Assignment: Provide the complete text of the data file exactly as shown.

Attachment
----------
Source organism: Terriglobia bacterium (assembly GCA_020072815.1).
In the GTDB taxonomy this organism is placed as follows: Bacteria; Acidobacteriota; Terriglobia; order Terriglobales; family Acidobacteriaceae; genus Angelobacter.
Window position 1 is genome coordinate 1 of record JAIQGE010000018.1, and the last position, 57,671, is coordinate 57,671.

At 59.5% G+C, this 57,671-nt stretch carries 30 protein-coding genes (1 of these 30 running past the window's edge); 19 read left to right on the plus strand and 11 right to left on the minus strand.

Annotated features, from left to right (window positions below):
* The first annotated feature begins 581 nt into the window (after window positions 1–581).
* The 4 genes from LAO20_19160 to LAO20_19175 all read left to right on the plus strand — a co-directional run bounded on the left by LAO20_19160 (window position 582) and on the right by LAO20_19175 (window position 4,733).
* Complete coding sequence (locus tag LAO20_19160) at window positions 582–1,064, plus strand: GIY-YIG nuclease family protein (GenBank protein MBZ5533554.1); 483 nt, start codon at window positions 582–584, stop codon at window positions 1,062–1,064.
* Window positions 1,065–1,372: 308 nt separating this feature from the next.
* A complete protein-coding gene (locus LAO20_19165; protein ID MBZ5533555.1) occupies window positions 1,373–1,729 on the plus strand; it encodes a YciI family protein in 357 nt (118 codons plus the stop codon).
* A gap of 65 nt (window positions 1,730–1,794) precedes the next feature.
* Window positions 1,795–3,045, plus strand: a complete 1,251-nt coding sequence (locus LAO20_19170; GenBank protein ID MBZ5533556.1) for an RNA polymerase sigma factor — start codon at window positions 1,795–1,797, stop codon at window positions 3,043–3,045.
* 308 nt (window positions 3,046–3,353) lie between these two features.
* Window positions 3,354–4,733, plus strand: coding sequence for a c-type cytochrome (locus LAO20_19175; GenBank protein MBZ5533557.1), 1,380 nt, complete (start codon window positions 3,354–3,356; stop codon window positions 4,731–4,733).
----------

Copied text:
Source organism: Terriglobia bacterium (assembly GCA_020072815.1).
In the GTDB taxonomy this organism is placed as follows: Bacteria; Acidobacteriota; Terriglobia; order Terriglobales; family Acidobacteriaceae; genus Angelobacter.
Window position 1 is genome coordinate 1 of record JAIQGE010000018.1, and the last position, 57,671, is coordinate 57,671.

At 59.5% G+C, this 57,671-nt stretch carries 30 protein-coding genes (1 of these 30 running past the window's edge); 19 read left to right on the plus strand and 11 right to left on the minus strand.

Annotated features, from left to right (window positions below):
* The first annotated feature begins 581 nt into the window (after window positions 1–581).
* The 4 genes from LAO20_19160 to LAO20_19175 all read left to right on the plus strand — a co-directional run bounded on the left by LAO20_19160 (window position 582) and on the right by LAO20_19175 (window position 4,733).
* Complete coding sequence (locus tag LAO20_19160) at window positions 582–1,064, plus strand: GIY-YIG nuclease family protein (GenBank protein MBZ5533554.1); 483 nt, start codon at window positions 582–584, stop codon at window positions 1,062–1,064.
* Window positions 1,065–1,372: 308 nt separating this feature from the next.
* A complete protein-coding gene (locus LAO20_19165; protein ID MBZ5533555.1) occupies window positions 1,373–1,729 on the plus strand; it encodes a YciI family protein in 357 nt (118 codons plus the stop codon).
* A gap of 65 nt (window positions 1,730–1,794) precedes the next feature.
* Window positions 1,795–3,045, plus strand: a complete 1,251-nt coding sequence (locus LAO20_19170; GenBank protein ID MBZ5533556.1) for an RNA polymerase sigma factor — start codon at window positions 1,795–1,797, stop codon at window positions 3,043–3,045.
* 308 nt (window positions 3,046–3,353) lie between these two features.
* Window positions 3,354–4,733, plus strand: coding sequence for a c-type cytochrome (locus LAO20_19175; GenBank protein MBZ5533557.1), 1,380 nt, complete (start codon window positions 3,354–3,356; stop codon window positions 4,731–4,733).